In LaPaille’s case, his work toward a fulfilling career path included a side trip for a master’s degree after two years of positions that were just not what he really wanted. “I'd never planned to go back to school, and in some ways, it felt like I was admitting failure when I first enrolled, but I had a different perspective the second time around and the opportunity to broaden my experiences, both professionally and personally. It was after getting my master’s that I was able to turn the corner and start seeing some of the successes I thought would come so easily in 2009. It definitely made me appreciate what came my way later on, and still does to this day in a way that I never would have otherwise.”

So, what advice do these UofL graduates have for job seekers in the midst of a global pandemic?  O’Sullivan says first and foremost, network-network-network.  “Start making calls to any connections you may have from UofL, student organizations, your high schools, or friends/family. I currently work at a high school, and have had a lot of young alums reach out to say they were looking for jobs. People really are willing to help if they can, and you just have to be open to what you might consider that you previously would not have. I have picked up more unknown numbers since March than I have in the last 10 years. Take advantage of that and make some phone calls (not texts or emails) to let people know you are looking.”

LaPaille suggests to remember that your first job, or even the second one, does not necessarily define who you are as a person. “It's important to look yourself in the mirror and feel confident in who you are, even if you're not happy with what you're doing professionally. Everyone used to tell me it would work out eventually - and it did - but in the moment, it can definitely feel like things are never going to get better.”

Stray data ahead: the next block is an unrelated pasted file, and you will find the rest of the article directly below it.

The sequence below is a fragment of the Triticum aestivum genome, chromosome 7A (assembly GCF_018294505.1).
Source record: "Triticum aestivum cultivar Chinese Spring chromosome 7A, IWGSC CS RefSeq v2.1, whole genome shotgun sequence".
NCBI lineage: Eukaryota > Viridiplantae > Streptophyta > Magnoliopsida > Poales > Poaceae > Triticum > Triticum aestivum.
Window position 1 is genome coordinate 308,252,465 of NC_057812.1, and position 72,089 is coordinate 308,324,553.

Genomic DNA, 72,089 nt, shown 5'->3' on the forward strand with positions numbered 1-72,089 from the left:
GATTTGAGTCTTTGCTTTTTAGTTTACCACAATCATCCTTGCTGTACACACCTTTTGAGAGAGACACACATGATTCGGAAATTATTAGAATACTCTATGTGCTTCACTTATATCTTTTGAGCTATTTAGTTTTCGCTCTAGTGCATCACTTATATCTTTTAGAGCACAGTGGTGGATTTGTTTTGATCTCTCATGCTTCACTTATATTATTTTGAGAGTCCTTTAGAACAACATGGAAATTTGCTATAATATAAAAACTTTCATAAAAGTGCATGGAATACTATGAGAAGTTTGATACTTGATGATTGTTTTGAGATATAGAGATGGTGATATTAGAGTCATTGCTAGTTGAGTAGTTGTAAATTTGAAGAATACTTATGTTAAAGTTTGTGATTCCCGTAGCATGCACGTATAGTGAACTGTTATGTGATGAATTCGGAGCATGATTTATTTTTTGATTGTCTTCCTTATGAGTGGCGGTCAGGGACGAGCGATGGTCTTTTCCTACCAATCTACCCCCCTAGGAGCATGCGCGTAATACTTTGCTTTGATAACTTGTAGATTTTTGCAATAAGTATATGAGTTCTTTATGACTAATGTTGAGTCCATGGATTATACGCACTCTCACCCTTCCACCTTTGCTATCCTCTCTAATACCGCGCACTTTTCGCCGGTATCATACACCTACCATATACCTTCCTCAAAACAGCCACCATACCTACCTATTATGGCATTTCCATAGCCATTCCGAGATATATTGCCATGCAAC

O’Sullivan thinks graduate school could be an option for some students, but those who are looking for jobs need to consider expanding the possibilities geographically beyond Louisville and Kentucky.  She also recommends potentially working in a political campaign or volunteering for a cause you believe in, to fill in gaps in your resume and also to meet people.  Above all else, she urges you to keep active and keep pushing.  “We are often told as young people to find a job we love, but that can be difficult under the best of circumstances and even more so in a financial crisis. If I could tell 22 or 24-year-old me something, it would be to recognize that fact. Sometimes we are lucky to find jobs we love, but sometimes we just have to find a job for a year or two that leads to something bigger and better. If you can find something that allows you time to continue to explore your passions outside work, and that shows you what step might be next in your career, those are significant wins.”

LaPaille, too, says above all else, be persistent. “You have to fight through that the best you can. There's going to be aspects of job hunting that seem incredibly unfair, whether it be a position you wanted not working out or seeing others who you don't think worked as hard as you getting to a level of success faster than you. Everyone's path is different, and you never know what those skills you learn in that job you think is beneath you will eventually lead to. The worst thing you can do is give up and quit trying - then it definitely won't get any better. Keep plugging away and putting yourself in good positions, and eventually someone will notice.”